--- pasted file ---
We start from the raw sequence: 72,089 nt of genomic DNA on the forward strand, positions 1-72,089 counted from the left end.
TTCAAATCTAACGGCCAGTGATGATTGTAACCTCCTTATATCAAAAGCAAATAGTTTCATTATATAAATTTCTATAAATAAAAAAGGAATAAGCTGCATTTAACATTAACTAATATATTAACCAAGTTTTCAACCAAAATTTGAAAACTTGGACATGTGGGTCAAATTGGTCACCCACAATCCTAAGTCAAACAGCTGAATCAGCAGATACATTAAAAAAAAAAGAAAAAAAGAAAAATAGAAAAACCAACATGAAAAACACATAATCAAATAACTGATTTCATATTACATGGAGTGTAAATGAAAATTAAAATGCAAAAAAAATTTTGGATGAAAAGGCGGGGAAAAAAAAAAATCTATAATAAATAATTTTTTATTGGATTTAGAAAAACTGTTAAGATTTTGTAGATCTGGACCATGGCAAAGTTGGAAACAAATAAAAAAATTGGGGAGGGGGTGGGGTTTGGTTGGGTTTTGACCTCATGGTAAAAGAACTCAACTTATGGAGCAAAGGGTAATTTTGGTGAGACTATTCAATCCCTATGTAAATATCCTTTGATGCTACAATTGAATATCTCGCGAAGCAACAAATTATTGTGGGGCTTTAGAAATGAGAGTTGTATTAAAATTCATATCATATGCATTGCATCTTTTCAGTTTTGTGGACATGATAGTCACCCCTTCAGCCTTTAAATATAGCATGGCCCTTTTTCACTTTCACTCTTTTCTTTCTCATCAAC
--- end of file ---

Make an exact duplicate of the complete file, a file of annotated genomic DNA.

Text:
We start from the raw sequence: 72,089 nt of genomic DNA on the forward strand, positions 1-72,089 counted from the left end.
TTCAAATCTAACGGCCAGTGATGATTGTAACCTCCTTATATCAAAAGCAAATAGTTTCATTATATAAATTTCTATAAATAAAAAAGGAATAAGCTGCATTTAACATTAACTAATATATTAACCAAGTTTTCAACCAAAATTTGAAAACTTGGACATGTGGGTCAAATTGGTCACCCACAATCCTAAGTCAAACAGCTGAATCAGCAGATACATTAAAAAAAAAAGAAAAAAAGAAAAATAGAAAAACCAACATGAAAAACACATAATCAAATAACTGATTTCATATTACATGGAGTGTAAATGAAAATTAAAATGCAAAAAAAATTTTGGATGAAAAGGCGGGGAAAAAAAAAAATCTATAATAAATAATTTTTTATTGGATTTAGAAAAACTGTTAAGATTTTGTAGATCTGGACCATGGCAAAGTTGGAAACAAATAAAAAAATTGGGGAGGGGGTGGGGTTTGGTTGGGTTTTGACCTCATGGTAAAAGAACTCAACTTATGGAGCAAAGGGTAATTTTGGTGAGACTATTCAATCCCTATGTAAATATCCTTTGATGCTACAATTGAATATCTCGCGAAGCAACAAATTATTGTGGGGCTTTAGAAATGAGAGTTGTATTAAAATTCATATCATATGCATTGCATCTTTTCAGTTTTGTGGACATGATAGTCACCCCTTCAGCCTTTAAATATAGCATGGCCCTTTTTCACTTTCACTCTTTTCTTTCTCATCAAC